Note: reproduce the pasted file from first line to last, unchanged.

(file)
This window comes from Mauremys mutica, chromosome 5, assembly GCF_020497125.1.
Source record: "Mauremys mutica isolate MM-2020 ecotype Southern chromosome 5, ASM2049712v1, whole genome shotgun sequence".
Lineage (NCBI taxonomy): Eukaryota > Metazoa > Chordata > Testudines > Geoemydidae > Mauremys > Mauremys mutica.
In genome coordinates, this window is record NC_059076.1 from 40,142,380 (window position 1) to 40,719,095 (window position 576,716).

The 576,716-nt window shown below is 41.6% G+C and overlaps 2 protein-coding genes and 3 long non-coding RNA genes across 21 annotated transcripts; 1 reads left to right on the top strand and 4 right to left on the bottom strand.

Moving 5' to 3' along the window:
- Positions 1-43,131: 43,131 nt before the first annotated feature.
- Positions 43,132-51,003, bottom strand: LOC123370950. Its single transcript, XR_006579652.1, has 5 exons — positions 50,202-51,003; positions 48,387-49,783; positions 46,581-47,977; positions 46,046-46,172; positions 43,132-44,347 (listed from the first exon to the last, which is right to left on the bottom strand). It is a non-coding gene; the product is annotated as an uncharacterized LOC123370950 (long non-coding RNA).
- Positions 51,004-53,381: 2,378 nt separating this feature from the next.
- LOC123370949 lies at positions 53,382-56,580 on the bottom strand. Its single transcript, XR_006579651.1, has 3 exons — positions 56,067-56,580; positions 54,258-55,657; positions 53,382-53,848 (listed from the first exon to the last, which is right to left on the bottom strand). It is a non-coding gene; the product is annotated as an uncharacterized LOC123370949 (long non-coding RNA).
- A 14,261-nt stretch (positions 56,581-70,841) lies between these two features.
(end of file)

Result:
This window comes from Mauremys mutica, chromosome 5, assembly GCF_020497125.1.
Source record: "Mauremys mutica isolate MM-2020 ecotype Southern chromosome 5, ASM2049712v1, whole genome shotgun sequence".
Lineage (NCBI taxonomy): Eukaryota > Metazoa > Chordata > Testudines > Geoemydidae > Mauremys > Mauremys mutica.
In genome coordinates, this window is record NC_059076.1 from 40,142,380 (window position 1) to 40,719,095 (window position 576,716).

The 576,716-nt window shown below is 41.6% G+C and overlaps 2 protein-coding genes and 3 long non-coding RNA genes across 21 annotated transcripts; 1 reads left to right on the top strand and 4 right to left on the bottom strand.

Moving 5' to 3' along the window:
- Positions 1-43,131: 43,131 nt before the first annotated feature.
- Positions 43,132-51,003, bottom strand: LOC123370950. Its single transcript, XR_006579652.1, has 5 exons — positions 50,202-51,003; positions 48,387-49,783; positions 46,581-47,977; positions 46,046-46,172; positions 43,132-44,347 (listed from the first exon to the last, which is right to left on the bottom strand). It is a non-coding gene; the product is annotated as an uncharacterized LOC123370950 (long non-coding RNA).
- Positions 51,004-53,381: 2,378 nt separating this feature from the next.
- LOC123370949 lies at positions 53,382-56,580 on the bottom strand. Its single transcript, XR_006579651.1, has 3 exons — positions 56,067-56,580; positions 54,258-55,657; positions 53,382-53,848 (listed from the first exon to the last, which is right to left on the bottom strand). It is a non-coding gene; the product is annotated as an uncharacterized LOC123370949 (long non-coding RNA).
- A 14,261-nt stretch (positions 56,581-70,841) lies between these two features.